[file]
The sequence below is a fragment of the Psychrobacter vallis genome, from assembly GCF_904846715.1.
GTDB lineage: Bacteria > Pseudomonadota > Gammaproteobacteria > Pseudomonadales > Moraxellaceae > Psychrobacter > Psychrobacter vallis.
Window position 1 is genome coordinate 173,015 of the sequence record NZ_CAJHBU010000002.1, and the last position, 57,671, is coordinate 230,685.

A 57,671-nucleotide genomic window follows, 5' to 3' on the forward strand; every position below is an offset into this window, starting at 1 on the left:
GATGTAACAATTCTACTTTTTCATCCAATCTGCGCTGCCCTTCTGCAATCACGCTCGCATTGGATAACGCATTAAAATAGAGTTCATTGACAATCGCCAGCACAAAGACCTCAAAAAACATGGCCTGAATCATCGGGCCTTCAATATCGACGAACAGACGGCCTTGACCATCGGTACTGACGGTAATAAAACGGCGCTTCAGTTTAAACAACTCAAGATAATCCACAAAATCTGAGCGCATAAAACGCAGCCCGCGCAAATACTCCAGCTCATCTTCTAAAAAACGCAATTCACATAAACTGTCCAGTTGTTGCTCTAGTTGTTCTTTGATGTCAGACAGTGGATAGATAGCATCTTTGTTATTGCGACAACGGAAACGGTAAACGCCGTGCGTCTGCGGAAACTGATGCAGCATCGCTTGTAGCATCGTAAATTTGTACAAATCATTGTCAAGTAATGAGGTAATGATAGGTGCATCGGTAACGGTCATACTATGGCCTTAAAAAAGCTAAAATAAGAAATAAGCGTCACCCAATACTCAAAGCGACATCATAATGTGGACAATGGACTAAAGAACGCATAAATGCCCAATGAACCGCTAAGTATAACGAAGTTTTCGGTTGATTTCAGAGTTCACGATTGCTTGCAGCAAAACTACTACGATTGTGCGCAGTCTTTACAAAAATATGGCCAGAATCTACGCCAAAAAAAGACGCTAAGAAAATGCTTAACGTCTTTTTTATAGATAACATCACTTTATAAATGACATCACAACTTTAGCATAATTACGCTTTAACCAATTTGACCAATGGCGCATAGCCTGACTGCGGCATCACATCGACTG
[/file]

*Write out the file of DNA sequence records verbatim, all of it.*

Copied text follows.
The sequence below is a fragment of the Psychrobacter vallis genome, from assembly GCF_904846715.1.
GTDB lineage: Bacteria > Pseudomonadota > Gammaproteobacteria > Pseudomonadales > Moraxellaceae > Psychrobacter > Psychrobacter vallis.
Window position 1 is genome coordinate 173,015 of the sequence record NZ_CAJHBU010000002.1, and the last position, 57,671, is coordinate 230,685.

A 57,671-nucleotide genomic window follows, 5' to 3' on the forward strand; every position below is an offset into this window, starting at 1 on the left:
GATGTAACAATTCTACTTTTTCATCCAATCTGCGCTGCCCTTCTGCAATCACGCTCGCATTGGATAACGCATTAAAATAGAGTTCATTGACAATCGCCAGCACAAAGACCTCAAAAAACATGGCCTGAATCATCGGGCCTTCAATATCGACGAACAGACGGCCTTGACCATCGGTACTGACGGTAATAAAACGGCGCTTCAGTTTAAACAACTCAAGATAATCCACAAAATCTGAGCGCATAAAACGCAGCCCGCGCAAATACTCCAGCTCATCTTCTAAAAAACGCAATTCACATAAACTGTCCAGTTGTTGCTCTAGTTGTTCTTTGATGTCAGACAGTGGATAGATAGCATCTTTGTTATTGCGACAACGGAAACGGTAAACGCCGTGCGTCTGCGGAAACTGATGCAGCATCGCTTGTAGCATCGTAAATTTGTACAAATCATTGTCAAGTAATGAGGTAATGATAGGTGCATCGGTAACGGTCATACTATGGCCTTAAAAAAGCTAAAATAAGAAATAAGCGTCACCCAATACTCAAAGCGACATCATAATGTGGACAATGGACTAAAGAACGCATAAATGCCCAATGAACCGCTAAGTATAACGAAGTTTTCGGTTGATTTCAGAGTTCACGATTGCTTGCAGCAAAACTACTACGATTGTGCGCAGTCTTTACAAAAATATGGCCAGAATCTACGCCAAAAAAAGACGCTAAGAAAATGCTTAACGTCTTTTTTATAGATAACATCACTTTATAAATGACATCACAACTTTAGCATAATTACGCTTTAACCAATTTGACCAATGGCGCATAGCCTGACTGCGGCATCACATCGACTG